Sir, — I refer to the letters from Trevor Howell and Mike Turnill concerning the joint Henley and Harpsden neighbourhood plan (Standard, December 18 and January 8).While the letters sought a reply from South Oxfordshire District Council, it is important to recall that it will be a community, not a council, plan. The allocation of sites for housing were selected by various working groups made up of members of the Henley and Harpsden communities.
The emerging plan has to comply with the district council’s core strategy and government guidelines. An independent examiner judged that it does with complimentary words as to the process. He also made some recommendations on wording within the plan and those have been incorporated. This is now out for the final consultation before it goes to referendum.
It will be then for the electorate of Henley and Harpsden to decide if they approve this plan. It is important to note that the referendum is not about whether or not we want the houses — that is a decision already made by the district council. It is about whether the residents of Henley and Harpsden should decide where the houses go, or if the decision should be made by the district council.
It is vital to recognise that the plan, if adopted, will give certainty to where the community agrees that development should take place. This does not prevent developers submitting planning applications for sites not in the plan but will it affect their ability to get what they want. If the plan is not adopted, that will leave Henley and Harpsden vulnerable to speculative development applications, which the district council may find difficult to refuse. This is what people in Henley and Harpsden are telling me they do not want. That is what the electorate, which includes your correspondents, will soon be voting on. — Yours faithfully,
Councillor David Nimmo Smith
Henley Town Council,
South Oxfordshire District Council and Oxfordshire County Council,
St Andrew’s Road,
Is this a case Â of Nimby?
Sir, — I read with interest your article about the opposition to the proposed new care home on the former LA Fitness site in Newtown Road, Henley, (Standard, January 8), in particular the comments attributed to Sir David Higgins, executive chairman of the HS2 rail project.
Could it be a case of “NIMBY’ bearing in mind the devastation that HS2 will cause? Would Sir David, I wonder, have a different view about the suggested benefits of HS2 if he lived even relatively close to the proposed route? — Yours faithfully,
Ewelme Additional evening train
Sir, — Please could I clarify your article on the revised evening rail timetable for Paddington-Henley services (Standard, January 8).
There are not five new trains but an additional late evening train slotted in on the branch, resulting in better connections from London, reduced journey times and shorter gaps between services. Anyone previously stuck on the platform at Twyford at 11pm until nearly midnight in the winter will appreciate the benefit! With regard to the through-train axe warning, this is not new and was first shared last March.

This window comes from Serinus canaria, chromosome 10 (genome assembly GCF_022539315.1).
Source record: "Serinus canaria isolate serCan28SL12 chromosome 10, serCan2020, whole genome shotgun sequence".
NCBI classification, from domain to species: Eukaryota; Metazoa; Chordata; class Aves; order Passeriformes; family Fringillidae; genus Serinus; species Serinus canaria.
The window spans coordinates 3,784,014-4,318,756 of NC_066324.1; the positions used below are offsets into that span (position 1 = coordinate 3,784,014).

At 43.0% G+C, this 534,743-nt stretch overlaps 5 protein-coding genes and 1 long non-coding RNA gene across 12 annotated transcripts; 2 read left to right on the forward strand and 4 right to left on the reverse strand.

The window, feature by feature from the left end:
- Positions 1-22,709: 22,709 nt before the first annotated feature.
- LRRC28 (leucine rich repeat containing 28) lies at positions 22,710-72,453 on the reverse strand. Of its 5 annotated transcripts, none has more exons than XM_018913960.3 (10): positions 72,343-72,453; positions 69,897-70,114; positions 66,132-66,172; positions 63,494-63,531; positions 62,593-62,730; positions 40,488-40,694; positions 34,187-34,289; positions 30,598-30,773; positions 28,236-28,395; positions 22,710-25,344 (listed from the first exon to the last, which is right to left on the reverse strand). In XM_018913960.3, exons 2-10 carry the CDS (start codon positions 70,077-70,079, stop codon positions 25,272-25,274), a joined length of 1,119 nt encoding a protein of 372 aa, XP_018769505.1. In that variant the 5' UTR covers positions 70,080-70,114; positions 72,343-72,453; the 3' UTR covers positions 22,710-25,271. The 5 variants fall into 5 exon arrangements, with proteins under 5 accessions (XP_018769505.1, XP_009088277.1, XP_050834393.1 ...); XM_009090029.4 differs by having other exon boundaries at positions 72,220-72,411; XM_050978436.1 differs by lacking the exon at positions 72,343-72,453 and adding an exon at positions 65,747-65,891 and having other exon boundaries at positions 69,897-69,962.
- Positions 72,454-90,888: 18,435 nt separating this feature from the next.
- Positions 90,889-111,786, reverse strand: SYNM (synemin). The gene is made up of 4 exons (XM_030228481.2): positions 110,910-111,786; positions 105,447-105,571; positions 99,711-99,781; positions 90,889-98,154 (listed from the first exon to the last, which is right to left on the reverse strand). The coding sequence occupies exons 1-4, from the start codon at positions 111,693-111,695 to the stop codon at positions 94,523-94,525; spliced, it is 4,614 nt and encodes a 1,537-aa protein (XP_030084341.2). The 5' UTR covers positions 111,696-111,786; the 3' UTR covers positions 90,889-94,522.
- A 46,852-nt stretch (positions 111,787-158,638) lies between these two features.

Your article mentioned our push for better evening weekday services from London, including half hourly fast trains to Twyford connecting to a reliable branch shuttle.
In the other direction, all local groups are pushing for connections off the branch to be at least semi-fast trains to London rather than stopping Crossrail services and we thank Patrick Fleming and the Henley Branch User Group for maintaining the high profile of this issue. Regarding day-to-day travel, we encourage travellers to both monitor @Henleytrains and report problems there or to Henleytrains@gmail.com so we have good information to drive improvements.
Thank you for sharing this update. — Yours faithfully,
On behalf of Henley rail commuters,
The place to raise issues
Sir, — As we approach the day of the patron saint of journalists and editors, St Francis de Sales, on January 24, there can be no better time to thank the Henley Standard’s team for all their hard work. A special thank you for the letters page as it gives us “ordinary’ folk the chance to praise and to raise local concerns, in my case the chronic lack of adequate NHS child and adolescent mental health community provision at weekends and on bank holidays. Making public such concerns may not cause any change but can raise awareness and make others think. The Henley Standard’s letters page is invaluable, as is the paper itself. Long may they continue to educate and entertain. Best wishes to all your readers. — Yours Â faithfully,
Club grateful for funding
Sir, — With reference to your story about Henley Town Council’s grants to sports clubs (Standard, January 8), I would like to thank the council for its financial support for Henley Rugby Club’s comprehensive and detailed development plans, which have been put together over a number of years.
In addition to rugby activities, these plans cover the large amount of community work that the club undertakes. I would also like to pay tribute to our members who have contributed more than £200,000 to the project.
The ruling Conservative group on the council was absolutely true to its manifesto pledge to invest in the improvement of sports facilities through the town by match-funding plans which individual clubs put forward and were approved.I would be more than happy to assist other clubs in constructing their own development plans, should they so wish. — Yours faithfully,